Class Trades Textbooks for iPads

The Charger Bulletin

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By KAREN GRAVA, Director of Media Relations

Twenty first-year honors students who filed into Pauline Schwartz’s general chemistry class last week got quite a surprise when the University gave iPads to each of them.

The students, mostly forensic science and engineering students, found that their textbook, class assignments and class participation grades will all come from the device. They get to keep the iPads provided they finish the second half of the course next semester and continue on to graduate from UNH.

Schwartz, professor of chemistry, came up with the concept because “these kids are using mobile devices and smartphones for everything, and we have to, too.” And even though it represented more work for her initially, she feels it is worth the effort.

“I think this will make it easier for me to teach and easier for them to learn,” she says.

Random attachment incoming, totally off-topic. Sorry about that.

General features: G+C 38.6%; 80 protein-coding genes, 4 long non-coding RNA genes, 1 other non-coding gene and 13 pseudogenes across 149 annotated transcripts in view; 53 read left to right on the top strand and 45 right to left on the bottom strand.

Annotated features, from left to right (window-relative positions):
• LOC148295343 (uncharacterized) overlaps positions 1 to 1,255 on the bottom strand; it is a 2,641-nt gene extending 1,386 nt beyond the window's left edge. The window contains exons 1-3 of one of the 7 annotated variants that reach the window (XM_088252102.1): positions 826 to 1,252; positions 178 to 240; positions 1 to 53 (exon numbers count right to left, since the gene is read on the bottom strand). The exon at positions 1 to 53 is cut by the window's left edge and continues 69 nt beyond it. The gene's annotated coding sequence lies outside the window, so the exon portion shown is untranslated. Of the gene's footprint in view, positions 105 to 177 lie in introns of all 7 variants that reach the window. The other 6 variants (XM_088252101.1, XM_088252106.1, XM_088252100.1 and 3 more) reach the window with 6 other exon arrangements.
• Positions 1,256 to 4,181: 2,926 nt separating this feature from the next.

Schwartz, who spent the summer preparing to use the iPad in her class, notes the device allows her to project the same slides with or without annotations that the students see. If she is not sure if they have understood a concept, she can quiz them right there – the students answer the multiple choice questions right on their iPads and she gets information immediately about the number of right and wrong answers entered. If too many get the answer wrong, she knows she must retrace her steps; if the students understand the concept, she can continue moving forward.

The device also warns her if a student begins checking email or surfing the web. The program also helps her keep track of students who participate in the class.

“With the iPad, you can do so much. I think it is a great way to teach; it pushes the curve a little more,” she says.

The iPads were paid for by the honors program, which is also seeking funding so it can supply students in other classes with the device, says Matthew Wranovix, a lecturer in history and director of the honors program.

Wranovix, Lynne Resnick, administrative coordinator of the honors program, James McCoy, vice president for enrollment management, Christie Boronico, associate vice president of retention, and Alan MacDougall, director of academic computing, all played roles in making the iPad giveaway happen.

The Honors Program, which has grown rapidly over the last four years, offers 16 courses to 302 students. About 50 students in the Class of 2016 joined the program this year.


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Class Trades Textbooks for iPads